I haven't shown you this one.
The Lucca Tarocchi has 69 cards and that's (possibly) of some importance for the year number 1369, as already shown in the thread ...
viewtopic.php?f=11&t=2035&p=23297#p23297 .... Lucca Tarocchi / Repubblica Lucca#1
At another place and another deck, the Rosenwald Tarocchi sheet, ....
http://trionfi.com/rosenwald-tarocchi-sheet .... by Franco Pratesi
.... appeared another 69 and the situation demands some attention.
Franco suggested, that the Rosenwald Tarocchi was meant as a Minchiate with one additional 4th sheet missing (containing 19 trumps, four 10s and one Queen). In the internal discussion the suggestion was made, that the Rosenwald was mixed deck type, with the intention, that one could produce with 4 woodblocks 3 different deck types . This theory assumed:
A. Block 1 + Block 2 could produce a 48-cards deck with 4x12 structure and 1-9, Kings, Cavallo and Fante (no Queens, no 10s)
B. Block 1 + Block 2 + Block 3 could produce a Trionfi deck with either 69 or 72 cards. Block 3 added either 21 Trumps or 21 Trumps
+ 3 Queens.
C. Block 1 + Block 2 + Block 3 + Block 4 could either produce a 96 cards Minchiate or a 97 cards Minchiate with a Fool, who must be produced by another 5th woodblock.
The version A was proven some time (c 2016) later, when we detected the value of the Assissi deck.
There was also discussed, that the function of the 3 Queens in Block 3 was not clear.
Version B and the 69 stood isolated, but now with Lucca and its 69 cards and the year 1369 there's suddenly a context. Florence and Lucca were occasionally difficult neighbours.
https://en.wikipedia.org/wiki/Republic_of_LuccaThe alliance between the Republic that at the time was controlled by the Guinigi family and the Duchy of Milan led Lucca into the ruinous war against Republic of Venice and Republic of Florence; towards the end of this war, an insurrection finally ended the dominion of the Guinigi family and the republic had to negotiated in order not to lose its independence, which led it to lose parts of its former territories.
In 1429 Florence besieged Lucca to take revenge on the republic. After several days of siege, the republic of Lucca asked Duchy of Milan for help. The Duchy sent Francesco I Sforza, who overwhelmed the Florentines with his army and forced them to retreat. A few days after the retreat of the Florentines, the inhabitants of Lucca arrested Paolo Guinigi, the leader of the republic, because he was said to have dealt with the Florentines. Florence later paid Sforza to abandon Lucca and, in 1430, Lucca was besieged once again. During the siege the Florentines tried to stem the Serchio to flood Lucca, but due to some errors the Florentine camp flooded. Meanwhile the Lucchesi asked again for help from Filippo Maria Visconti, duke of Milan, who, once again, acted indirectly (according to a previous treaty Milan could not interfere in the affairs of Florence) asking the Republic of Genoa to help Lucca. Genoa, relying on an ancient alliance with Lucca, asked Florence not to disturb Lucca. When Florence refused, Genoa sent an army of 6,000 men led by Niccolò Piccinino who attacked the Florentines on the Serchio and, after a bloody battle, they were forced to withdraw because the Lucchesi had taken them behind leaving the city.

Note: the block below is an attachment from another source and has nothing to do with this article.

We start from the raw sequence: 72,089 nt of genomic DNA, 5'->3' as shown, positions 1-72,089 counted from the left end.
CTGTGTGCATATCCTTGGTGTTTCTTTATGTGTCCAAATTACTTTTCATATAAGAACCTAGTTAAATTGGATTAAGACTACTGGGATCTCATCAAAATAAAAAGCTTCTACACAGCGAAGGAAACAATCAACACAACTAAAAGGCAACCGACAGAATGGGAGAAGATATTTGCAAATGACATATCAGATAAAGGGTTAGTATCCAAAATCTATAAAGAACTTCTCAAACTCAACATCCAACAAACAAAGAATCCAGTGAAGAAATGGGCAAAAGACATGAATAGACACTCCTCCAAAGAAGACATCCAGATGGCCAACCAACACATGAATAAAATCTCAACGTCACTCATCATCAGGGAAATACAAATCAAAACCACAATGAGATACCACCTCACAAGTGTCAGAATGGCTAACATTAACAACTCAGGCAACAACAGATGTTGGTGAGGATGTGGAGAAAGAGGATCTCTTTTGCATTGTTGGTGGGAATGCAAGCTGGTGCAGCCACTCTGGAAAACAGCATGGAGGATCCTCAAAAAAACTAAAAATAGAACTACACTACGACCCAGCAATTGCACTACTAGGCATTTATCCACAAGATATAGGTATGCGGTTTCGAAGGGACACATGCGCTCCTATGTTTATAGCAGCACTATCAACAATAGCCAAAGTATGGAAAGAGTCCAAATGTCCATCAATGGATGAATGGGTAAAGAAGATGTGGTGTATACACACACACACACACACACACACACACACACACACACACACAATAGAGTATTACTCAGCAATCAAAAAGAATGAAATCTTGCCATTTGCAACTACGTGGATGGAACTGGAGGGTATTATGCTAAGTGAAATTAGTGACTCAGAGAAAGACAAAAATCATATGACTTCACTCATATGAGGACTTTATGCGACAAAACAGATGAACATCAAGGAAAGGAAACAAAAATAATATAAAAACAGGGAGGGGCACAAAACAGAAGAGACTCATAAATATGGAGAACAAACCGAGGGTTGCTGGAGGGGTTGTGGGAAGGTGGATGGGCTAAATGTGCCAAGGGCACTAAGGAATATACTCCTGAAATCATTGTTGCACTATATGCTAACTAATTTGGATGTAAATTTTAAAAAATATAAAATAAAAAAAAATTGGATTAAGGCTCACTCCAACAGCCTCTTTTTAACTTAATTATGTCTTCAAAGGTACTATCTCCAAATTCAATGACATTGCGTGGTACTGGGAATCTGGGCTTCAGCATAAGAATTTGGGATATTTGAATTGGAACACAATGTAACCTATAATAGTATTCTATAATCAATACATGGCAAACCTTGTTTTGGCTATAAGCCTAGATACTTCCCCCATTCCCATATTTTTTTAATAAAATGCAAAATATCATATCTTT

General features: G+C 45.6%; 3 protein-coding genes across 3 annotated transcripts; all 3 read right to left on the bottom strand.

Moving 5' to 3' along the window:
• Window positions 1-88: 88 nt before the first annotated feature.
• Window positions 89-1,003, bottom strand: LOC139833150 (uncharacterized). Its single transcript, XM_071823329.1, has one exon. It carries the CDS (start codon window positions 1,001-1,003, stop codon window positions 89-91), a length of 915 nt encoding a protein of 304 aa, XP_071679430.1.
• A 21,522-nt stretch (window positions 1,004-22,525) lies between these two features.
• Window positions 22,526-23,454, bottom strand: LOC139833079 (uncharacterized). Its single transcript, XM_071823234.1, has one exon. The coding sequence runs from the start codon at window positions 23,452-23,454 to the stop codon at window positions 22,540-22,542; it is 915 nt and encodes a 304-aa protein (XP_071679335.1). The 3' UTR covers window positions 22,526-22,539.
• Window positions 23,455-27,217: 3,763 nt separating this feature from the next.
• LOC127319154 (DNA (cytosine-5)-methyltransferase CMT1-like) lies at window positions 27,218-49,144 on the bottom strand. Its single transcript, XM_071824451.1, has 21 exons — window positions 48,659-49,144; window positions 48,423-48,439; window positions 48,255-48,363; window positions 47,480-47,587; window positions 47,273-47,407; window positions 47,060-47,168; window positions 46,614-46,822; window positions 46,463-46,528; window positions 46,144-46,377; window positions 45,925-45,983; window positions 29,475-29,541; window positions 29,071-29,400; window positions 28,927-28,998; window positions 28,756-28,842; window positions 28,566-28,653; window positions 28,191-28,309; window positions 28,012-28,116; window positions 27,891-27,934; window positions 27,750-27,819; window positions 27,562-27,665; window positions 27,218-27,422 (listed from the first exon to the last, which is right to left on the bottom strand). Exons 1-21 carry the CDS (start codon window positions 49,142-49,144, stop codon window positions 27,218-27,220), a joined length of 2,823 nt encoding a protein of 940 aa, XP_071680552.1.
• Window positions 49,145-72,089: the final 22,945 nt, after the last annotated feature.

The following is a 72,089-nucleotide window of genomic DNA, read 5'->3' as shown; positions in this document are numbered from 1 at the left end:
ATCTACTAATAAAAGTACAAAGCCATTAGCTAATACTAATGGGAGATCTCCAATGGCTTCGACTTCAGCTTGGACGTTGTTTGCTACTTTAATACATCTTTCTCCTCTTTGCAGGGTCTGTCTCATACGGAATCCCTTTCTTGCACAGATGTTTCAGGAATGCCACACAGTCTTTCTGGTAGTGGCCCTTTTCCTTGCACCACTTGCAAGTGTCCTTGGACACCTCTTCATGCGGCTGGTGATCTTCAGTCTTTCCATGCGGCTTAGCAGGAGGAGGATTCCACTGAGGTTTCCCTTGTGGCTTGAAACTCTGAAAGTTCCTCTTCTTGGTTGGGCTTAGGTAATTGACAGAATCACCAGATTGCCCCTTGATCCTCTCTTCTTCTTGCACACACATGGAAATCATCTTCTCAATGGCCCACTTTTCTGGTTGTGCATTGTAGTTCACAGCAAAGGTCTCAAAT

In 1437 Florence attacked and conquered Montecarlo, the small city, which was founded by Karl IV. (about 20 km distance to Lucca). In 1440 Piccinino returned ... there was something, I remember.
For Minchiate (Blocks 1-4) we have the game with 14 cards for each suit and totally 40 trump cards, and 14 and 40 make 1440, if one assumes, that the Fool didn't exist).
Well, this makes sense, if one assumes, that Lucca made a card deck, which expressed the year 1369 to honor the value of the republic.
In 14th century Lucca is said to have had 250 Towers. The Guinigi Tower still stands.